3. I was in Los Angeles last weekend, walking around DTLA and people watching and observed something I had seen thousands of times over the years: Parents telling their kids what to do. Not in the sense of "Throw away your trash" or "Come here", but things like "You need to trust me" and "Calm down". It occurred to me that the most effective parents, the ones that have a deep relationship with their child, and the ones that ultimately raise physically & emotionally healthy children that go on to lead independent, successful & fulfilling lives, all have 1 trait in common. They don't use declarations to shape their relationship with their child. They use demonstrations. It's one thing to constantly declare that you can be trusted, you should be respected, or you are an authority. It's another thing entirely to demonstrate that you can be trusted, you are respectable and you are knowledgeable. The parents that we see in our work that are effective are the ones that take time to say all they need to say through their actions, not their words. It's often the little things that send these messages through demonstrations. When your child wants to share something with you, do you brush it off? Are you genuinely interested? How do you model dealing with your own stress, fear and insecurities? The way you show up in the world demonstrates to your child what is important, and, in turn, how they fit into the world.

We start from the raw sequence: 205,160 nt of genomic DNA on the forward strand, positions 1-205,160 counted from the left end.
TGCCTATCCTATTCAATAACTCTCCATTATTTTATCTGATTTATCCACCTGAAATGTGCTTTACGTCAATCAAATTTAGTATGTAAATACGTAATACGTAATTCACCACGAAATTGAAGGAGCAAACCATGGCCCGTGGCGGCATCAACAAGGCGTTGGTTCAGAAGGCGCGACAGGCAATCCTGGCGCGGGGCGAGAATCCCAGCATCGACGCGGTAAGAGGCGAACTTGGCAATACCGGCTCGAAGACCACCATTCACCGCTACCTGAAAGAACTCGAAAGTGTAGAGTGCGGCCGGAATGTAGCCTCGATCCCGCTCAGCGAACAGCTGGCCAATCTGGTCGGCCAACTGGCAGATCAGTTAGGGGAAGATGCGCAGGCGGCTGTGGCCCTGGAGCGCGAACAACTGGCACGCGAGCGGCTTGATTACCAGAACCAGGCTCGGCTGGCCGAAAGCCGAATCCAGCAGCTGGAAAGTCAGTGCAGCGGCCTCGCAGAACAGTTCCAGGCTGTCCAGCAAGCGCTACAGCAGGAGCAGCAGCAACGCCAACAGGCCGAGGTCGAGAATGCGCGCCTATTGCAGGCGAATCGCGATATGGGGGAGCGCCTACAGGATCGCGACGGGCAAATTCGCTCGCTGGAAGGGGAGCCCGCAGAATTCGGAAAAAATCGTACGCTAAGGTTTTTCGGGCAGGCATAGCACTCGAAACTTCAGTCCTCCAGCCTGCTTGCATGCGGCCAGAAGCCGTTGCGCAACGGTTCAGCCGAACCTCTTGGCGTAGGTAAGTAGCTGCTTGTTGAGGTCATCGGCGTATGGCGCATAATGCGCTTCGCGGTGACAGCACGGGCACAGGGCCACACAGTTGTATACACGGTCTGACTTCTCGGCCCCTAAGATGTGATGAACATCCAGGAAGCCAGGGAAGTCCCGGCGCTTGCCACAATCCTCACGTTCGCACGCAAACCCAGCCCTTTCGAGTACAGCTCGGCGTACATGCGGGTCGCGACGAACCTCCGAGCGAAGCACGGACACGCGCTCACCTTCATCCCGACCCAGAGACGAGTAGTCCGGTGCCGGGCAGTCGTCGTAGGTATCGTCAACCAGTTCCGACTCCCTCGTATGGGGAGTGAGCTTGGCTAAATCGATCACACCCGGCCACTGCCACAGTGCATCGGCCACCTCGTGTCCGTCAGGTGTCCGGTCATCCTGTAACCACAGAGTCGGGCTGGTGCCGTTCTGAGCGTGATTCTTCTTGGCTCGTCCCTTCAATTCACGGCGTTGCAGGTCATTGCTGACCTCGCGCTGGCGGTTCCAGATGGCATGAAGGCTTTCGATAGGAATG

4. I sometimes feel like dealing with people with Asperger's is like playing Dungeons & Dragons as a Gnome Wizard and then stumbling into a non-magic zone. "Haha! Your tricks won't work here!" The "normal" tactics that we reach for as a society tend not to work well with folks on the spectrum. In other words: people with Asperger's tend to not respond well to force. I was on a train last night coming back from Los Angeles and the guy behind me was talking about his experiences in military school, and all I could think of was that if someone came up and started yelling at me and telling me what to do, I'd either just laugh at their attempt to control and intimidate me, or shut down and curl up into a fetal ball (depending on how stressed I am that day). What DOES work is helping them get out of Defense Mode. Validating their emotions, holding space for them, and communicating in a softer, gentler way. It's important to remember that folks on the spectrum are usually REALLY overwhelmed already, and so the best thing you can do is make them less stressed, not more. So ask yourself "What is causing them stress, and whats the best way to remove that stress?" and then start from there. That being said, all humans need some stressors, and having them hide in their room all day and avoid the world isn't product either (and actually causes them more stress). So it's a fine line and a fine balance between the two things. So here's my question to you: What do you to to try to find that balance? I'd love to hear from you in the comments.